Update (October 4th, 2016): This post was written on Acumatica 4.2, but things have changed since Acumatica 4.2. To see this done in the latest version of Acumatica, checkout this post by Mark Franks.
Michael Coman provided another great Acumatica learning experience for me. The last one was related to creating a Project Quote (click here). This time he responded to a post on this blog and asked a question about adding new fields to existing screens in Acumatica (click here).
At first I didn’t want to get distracted from what I’m doing with reporting in Microsoft Excel directly on the Acumatica database, but eventually I realized that a real-world example is too good to pass up.
It’s just a lot more fun when you are learning something that you know will actually be useful to someone. So, I put on my PAL hat and went to work learning how to do this. The result is the video at the bottom of this post.
So here is my take on Acumatica customization. There are two routes: the geeky programmer route and the regular person route. I don’t want to go the geeky programmer route because that just isn’t my skillset and I don’t want to get sucked into a full-blown software development project. There is definitely the need for geeky programming if you want to create robust ISV (Independent Software Vendor) solutions like JAAS did with JAMS Manufacturing (click here) or Accounting System Integrators, LLC did with NonProfitPlus (click here). However, if you just want to add a field to a screen, you don’t want to have to be a programming professional.
Fortunately for us regular people, Acumatica had us in mind when they were building the Acumatica platform. You can easily create what I call ad-hoc customizations (that’s not official terminology) within the Acumatica application. So you don’t need any special geeky programming software, just the same web browser that you normally use to access Acumatica.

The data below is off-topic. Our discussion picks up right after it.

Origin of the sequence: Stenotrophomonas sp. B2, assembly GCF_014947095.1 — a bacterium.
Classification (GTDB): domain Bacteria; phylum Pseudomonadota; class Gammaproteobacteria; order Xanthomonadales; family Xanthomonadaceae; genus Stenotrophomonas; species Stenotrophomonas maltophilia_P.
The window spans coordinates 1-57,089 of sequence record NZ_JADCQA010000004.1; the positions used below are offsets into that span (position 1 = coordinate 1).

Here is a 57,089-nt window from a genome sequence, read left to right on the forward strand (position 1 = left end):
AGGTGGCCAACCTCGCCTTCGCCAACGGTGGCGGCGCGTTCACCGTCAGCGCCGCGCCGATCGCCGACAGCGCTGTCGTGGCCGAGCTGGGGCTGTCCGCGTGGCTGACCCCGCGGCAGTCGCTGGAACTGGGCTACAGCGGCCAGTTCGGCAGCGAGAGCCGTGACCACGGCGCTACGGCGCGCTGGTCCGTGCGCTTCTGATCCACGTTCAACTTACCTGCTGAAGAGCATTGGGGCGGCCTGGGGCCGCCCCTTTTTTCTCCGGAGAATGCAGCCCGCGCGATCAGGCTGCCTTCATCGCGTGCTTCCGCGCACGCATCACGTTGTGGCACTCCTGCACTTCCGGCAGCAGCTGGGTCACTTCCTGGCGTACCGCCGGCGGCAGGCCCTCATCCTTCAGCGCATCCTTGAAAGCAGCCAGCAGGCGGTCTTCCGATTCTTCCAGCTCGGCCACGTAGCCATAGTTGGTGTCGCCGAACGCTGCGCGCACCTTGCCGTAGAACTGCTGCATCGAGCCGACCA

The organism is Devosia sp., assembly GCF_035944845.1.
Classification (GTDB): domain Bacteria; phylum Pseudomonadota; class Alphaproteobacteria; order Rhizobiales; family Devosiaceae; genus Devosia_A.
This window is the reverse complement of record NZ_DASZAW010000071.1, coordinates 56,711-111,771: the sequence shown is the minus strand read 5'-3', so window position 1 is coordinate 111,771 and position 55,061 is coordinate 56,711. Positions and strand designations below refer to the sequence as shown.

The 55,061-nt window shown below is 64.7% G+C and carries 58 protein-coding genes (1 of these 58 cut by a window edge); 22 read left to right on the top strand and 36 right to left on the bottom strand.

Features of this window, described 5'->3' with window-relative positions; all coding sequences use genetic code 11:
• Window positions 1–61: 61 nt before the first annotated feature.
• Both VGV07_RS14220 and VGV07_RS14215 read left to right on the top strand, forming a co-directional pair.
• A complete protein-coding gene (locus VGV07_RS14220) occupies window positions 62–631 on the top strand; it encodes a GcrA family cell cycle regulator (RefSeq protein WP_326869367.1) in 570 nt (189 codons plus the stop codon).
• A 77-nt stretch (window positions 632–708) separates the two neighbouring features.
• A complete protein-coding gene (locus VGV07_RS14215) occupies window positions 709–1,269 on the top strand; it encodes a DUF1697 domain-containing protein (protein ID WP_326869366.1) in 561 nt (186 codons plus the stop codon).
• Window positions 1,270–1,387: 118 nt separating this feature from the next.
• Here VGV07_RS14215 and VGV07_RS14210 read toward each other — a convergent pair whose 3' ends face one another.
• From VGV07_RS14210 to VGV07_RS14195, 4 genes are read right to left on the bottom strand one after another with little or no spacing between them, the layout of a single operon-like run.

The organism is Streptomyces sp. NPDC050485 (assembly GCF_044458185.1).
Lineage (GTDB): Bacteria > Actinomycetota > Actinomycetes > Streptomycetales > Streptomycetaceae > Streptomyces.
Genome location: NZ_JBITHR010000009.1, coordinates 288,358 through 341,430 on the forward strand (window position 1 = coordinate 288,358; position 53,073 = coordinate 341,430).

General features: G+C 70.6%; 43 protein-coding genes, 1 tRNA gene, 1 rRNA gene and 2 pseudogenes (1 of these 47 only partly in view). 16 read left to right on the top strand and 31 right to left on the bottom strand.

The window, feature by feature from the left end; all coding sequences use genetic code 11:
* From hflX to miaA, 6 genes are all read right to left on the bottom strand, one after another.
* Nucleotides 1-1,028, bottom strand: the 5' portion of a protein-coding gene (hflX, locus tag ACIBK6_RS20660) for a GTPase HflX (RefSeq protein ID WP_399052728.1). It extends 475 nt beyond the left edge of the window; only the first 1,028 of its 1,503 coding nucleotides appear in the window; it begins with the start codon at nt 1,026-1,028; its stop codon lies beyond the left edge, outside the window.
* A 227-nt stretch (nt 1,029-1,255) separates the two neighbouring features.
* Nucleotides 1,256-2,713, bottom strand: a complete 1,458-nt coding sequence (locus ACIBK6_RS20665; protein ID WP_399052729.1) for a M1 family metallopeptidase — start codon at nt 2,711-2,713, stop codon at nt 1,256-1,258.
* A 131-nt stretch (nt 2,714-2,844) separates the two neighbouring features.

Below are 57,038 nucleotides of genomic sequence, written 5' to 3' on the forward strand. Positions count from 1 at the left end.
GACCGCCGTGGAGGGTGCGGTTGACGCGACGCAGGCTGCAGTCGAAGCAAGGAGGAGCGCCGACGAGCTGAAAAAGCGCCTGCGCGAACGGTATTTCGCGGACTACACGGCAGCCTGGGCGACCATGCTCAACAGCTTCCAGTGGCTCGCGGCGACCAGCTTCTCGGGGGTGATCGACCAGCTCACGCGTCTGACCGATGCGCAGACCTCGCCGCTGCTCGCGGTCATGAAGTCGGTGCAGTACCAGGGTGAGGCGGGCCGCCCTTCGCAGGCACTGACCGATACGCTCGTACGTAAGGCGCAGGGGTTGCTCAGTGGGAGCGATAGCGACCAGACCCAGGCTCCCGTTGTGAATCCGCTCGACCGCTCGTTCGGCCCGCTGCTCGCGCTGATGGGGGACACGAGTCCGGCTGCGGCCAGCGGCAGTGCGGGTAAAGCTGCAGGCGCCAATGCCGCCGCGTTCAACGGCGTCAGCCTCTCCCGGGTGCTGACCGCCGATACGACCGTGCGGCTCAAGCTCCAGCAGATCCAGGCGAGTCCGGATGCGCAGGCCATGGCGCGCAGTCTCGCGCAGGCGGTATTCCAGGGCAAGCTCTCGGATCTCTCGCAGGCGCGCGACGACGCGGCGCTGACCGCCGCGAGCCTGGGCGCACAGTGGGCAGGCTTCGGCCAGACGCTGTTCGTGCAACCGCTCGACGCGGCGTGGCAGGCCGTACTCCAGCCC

It’s actually pretty cool that you can do this. No ERP software will ever fit your business perfectly, so it’s nice to be able to add in some of the missing pieces on-the-fly by yourself without having to hire a team of programmers. Of course, this doesn’t eliminate the need for the geeky programmers.
There will always be the need for programmers to build more robust solutions like Acumatica itself. But it’s nice to know that us regular people don’t have our hands completely tied. We can play in the customization game too!
A word about Drop-Down Lists (combo boxes)
I keep thinking to myself, “there is probably a better way to do this, but I’m not sure what it is yet.” It was pretty intuitive to figure out how to add a drop-down list using the graphical menu. The part that was tricky was how to populate the list of values that are allowed in the list. After some poking around, it looked to me like I would need to add something to the Attributes… of my custom field, but I wasn’t exactly sure what that should be. After some further poking around, I was able to find this (highlight added for emphasis) on page 63 of the BasicClass.pdf document (click here for the document).
Originally I was trying to add a radio button, but I eventually abandoned the idea of a radio button and went with a drop-down list since it’s close enough. Note: in the video I mention that I’m not sure how to use GroupBox, but after some further learning I think that GroupBox is what is needed to make a radio button. It looked more complicated though so I’ll have to look at it another time.